Global Trends by Martin
Monday 25 September 2006
Thai coup tops eventful week
It was a most eventful
week, with the shocking coup in Thailand taking top position. Although
protests were muted, it was s step back fro democracy. At the United
Nations, leaders expressed worries about the state of the world and
of the UN. The World Bank-IMF meeting ended with an unimpressive reform
What a week it has been for
The top event was the coup
in Thailand. Yes, the country has previously been known for many coups,
and there has been political turmoil there in the last couple of years
due to the upheavals in the country’s Southern provinces and the Bangkok
protests to oust Prime Minister Thaksin.
But when it came the coup
was still shocking. That it was “bloodless” and apparently supported
by the King did not detract from its being a big step backwards for
The coup leaders promise
to restore democracy and there might indeed be a new prime minister
shortly but that too does not detract from the fact that he or she will
be appointed by the military chiefs and not elected.
And if new elections will
take place only in a year (as announced), that will mean military rule
for that long. Many hope there will be more stability, but if so it
will be a kind of imposed stability, with people afraid to voice or
act on their concerns.
That Thaksin’s overthrow
did not lead to violent or visible opposition could be due to his increasing
loss of legitimacy among the country’s urban elite and masses, resulting
from his perceived use of political power for private commercial interests
and his authoritarian ways.
In the rural areas he was
still popular because of innovative measures such as debt relief for
rural families and village projects aimed at reviving the rural economy.
One can only hope that what
comes next will turn out good for the Thai people, that democracy will
be restored quickly and that a new stability based on fair political
principles and an economy beneficial to the poor will be established.
At the United Nations General
Assembly in New York, Thaksin had to cancel his speech as his position
had become untenable.
But the annual gathering
of heads of governments was quite an exciting affair, with some memorable
Prime Minister Datuk Seri
Abdullah Badawi warned that the divide between the Muslim and Judeo-Christian
worlds will widen until the international community appreciates the
sense of humiliation Muslims feel at many actions around the world.
Recent events across the Middle East - from Palestine and Lebanon to
Iraq and Afghanistan - have "helped make what may once have been
extremist opinions part of the Muslim mainstream. The Muslim world certainly
sees all these as a complicity to humiliate Muslim countries and Muslim
Several countries spoke up
against the loss of legitimacy of the UN Security Council.
President Emile Lahoud of
Lebanon regretted that during Israel's aggression against his country,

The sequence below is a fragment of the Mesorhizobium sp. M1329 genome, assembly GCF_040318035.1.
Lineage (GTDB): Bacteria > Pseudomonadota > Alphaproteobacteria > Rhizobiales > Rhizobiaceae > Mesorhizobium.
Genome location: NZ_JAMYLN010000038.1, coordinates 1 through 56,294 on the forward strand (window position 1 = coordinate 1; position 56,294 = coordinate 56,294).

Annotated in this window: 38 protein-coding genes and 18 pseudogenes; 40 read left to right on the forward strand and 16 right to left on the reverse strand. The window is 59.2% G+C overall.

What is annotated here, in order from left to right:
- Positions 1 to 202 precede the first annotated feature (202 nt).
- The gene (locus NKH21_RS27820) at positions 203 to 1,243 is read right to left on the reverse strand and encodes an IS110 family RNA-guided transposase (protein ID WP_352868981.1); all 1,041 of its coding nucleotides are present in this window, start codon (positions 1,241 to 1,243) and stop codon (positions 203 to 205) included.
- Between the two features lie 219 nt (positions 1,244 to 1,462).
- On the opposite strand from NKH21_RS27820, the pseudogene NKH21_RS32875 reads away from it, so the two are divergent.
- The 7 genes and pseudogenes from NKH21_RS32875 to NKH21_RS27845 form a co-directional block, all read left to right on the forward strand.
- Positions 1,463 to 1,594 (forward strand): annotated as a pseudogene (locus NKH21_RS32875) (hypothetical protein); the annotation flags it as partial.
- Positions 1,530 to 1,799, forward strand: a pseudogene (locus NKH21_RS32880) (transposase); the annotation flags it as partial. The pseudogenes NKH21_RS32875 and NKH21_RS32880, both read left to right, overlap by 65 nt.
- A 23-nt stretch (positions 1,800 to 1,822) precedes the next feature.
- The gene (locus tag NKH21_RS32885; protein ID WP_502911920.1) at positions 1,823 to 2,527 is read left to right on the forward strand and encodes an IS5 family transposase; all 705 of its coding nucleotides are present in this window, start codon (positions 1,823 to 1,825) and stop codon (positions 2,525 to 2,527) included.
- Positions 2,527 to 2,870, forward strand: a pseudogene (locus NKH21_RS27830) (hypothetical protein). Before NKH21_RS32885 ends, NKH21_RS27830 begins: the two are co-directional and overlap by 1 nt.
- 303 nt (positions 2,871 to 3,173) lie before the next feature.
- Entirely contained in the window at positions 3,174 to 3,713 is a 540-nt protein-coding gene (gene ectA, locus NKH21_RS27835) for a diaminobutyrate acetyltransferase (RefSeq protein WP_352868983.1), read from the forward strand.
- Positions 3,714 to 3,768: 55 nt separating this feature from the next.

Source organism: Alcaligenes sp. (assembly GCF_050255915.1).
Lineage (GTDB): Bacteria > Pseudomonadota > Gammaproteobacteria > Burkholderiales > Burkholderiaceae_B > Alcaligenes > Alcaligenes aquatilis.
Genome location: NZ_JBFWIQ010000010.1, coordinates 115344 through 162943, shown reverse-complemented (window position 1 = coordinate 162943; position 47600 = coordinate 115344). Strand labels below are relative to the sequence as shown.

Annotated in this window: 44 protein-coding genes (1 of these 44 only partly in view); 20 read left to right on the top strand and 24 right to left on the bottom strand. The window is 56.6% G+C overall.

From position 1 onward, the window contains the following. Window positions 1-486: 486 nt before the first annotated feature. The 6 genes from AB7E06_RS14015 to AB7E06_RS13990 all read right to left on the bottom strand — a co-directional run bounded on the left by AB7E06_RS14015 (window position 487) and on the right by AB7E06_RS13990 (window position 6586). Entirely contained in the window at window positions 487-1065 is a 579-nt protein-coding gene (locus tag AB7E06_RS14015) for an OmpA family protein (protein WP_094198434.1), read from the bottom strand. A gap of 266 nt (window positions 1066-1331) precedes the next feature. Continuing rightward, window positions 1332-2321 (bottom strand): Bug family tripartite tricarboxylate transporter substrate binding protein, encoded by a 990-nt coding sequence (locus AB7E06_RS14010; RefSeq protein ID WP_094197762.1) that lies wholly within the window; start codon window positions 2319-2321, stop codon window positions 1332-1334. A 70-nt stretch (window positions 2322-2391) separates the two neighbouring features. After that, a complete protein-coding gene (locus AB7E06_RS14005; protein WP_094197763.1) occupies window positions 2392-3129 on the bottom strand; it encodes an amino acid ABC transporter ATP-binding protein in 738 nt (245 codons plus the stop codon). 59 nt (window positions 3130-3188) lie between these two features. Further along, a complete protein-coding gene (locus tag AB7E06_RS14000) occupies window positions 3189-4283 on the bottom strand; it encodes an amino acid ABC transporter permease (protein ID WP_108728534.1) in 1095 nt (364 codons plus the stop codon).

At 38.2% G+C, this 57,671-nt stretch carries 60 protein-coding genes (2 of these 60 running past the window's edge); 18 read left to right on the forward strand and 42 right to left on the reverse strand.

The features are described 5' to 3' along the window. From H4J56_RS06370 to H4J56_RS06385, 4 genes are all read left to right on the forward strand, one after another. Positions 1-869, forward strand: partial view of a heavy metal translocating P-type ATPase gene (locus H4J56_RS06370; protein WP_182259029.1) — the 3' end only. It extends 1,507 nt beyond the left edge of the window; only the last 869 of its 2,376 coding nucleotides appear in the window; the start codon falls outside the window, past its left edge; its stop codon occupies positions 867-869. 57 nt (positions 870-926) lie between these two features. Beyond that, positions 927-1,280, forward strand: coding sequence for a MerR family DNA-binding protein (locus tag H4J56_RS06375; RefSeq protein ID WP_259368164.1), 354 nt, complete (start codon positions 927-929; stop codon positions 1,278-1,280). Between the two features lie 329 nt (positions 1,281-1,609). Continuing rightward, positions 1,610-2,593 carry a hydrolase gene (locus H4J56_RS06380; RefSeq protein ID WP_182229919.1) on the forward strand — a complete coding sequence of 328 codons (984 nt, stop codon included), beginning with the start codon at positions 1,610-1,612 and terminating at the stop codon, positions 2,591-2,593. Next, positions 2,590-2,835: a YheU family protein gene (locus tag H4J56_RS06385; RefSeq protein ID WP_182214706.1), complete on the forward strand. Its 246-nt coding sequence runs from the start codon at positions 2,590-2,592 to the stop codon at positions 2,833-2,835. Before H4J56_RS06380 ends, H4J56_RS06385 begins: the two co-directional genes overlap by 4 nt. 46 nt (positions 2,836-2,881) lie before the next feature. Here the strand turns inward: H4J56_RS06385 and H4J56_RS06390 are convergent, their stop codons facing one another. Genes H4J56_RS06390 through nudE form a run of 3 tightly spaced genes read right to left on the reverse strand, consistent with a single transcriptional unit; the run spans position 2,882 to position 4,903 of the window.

the Security Council "looked powerless in its attempts to stop
the slaughter of Lebanon's children and protect the peace in Lebanon
and the Middle East."
He noted that it took over a month to produce a cessation of hostilities
that is yet to become a formal ceasefire. This raised serious questions
about the UN's ability to safeguard peace "when its resolutions
are subjected to the vagaries of a very few world powers."
The Iranian President Mahmoud
Ahmadinejad was just as blunt, accusing the United States for abusing
its power in the Security Council to punish others while protecting
its own interests and allies.
He said the Security Council
had become an “instrument of threat and coercion.” The US and Britain
used their veto power to further their own interests. “If they have
differences with a nation or state, they drag it to the Security Council”
and assign themselves the roles of “prosecutor, judge and executioner.
Is this a just order?”
Another riveting speaker
at the General Assembly was President Hugo Chávez of
Venezuela who said that the
US was doing all in its power to take over the world, but, if the world
were to survive, it could not allow this “dictatorship” to succeed.
The American president purported
to promote democracy, but “what type of democracy do you impose with
Marines and bombs?” President Chávez asked. “The devil came here yesterday,”
he said, referring to US President George W. Bush, and accused the US
of planning a coup in Venezuela.
Last week also saw the annual
meetings of the International Monetary Fund and the World Bank in Singapore.
The IMF agreed to change its equity shares (known as quotas) so as to
give a greater voice to developing countries.
immediate measures – raising the quotas of four countries by a bit –
did not really help as the shares of other developing countries had
to fall to accommodate that.
China’s share rose from 2.98% to 3.72% and Mexico from 1.21% to 1.45%,
the shares of others fell – for example, Malaysia from 0.7% to 0.68%
and India from 1.95% to 1.91%.
many developing countries, including Malaysia, agreed was that a phase
two of the reforms was promised, which will produce a new formula by
which the quotas of countries will be determined by their weight in
the world economy.
As a lot
of political wrangling is expected, there are concerns whether the second
phase will be completed and if so whether the developing countries will
really benefit in the end.
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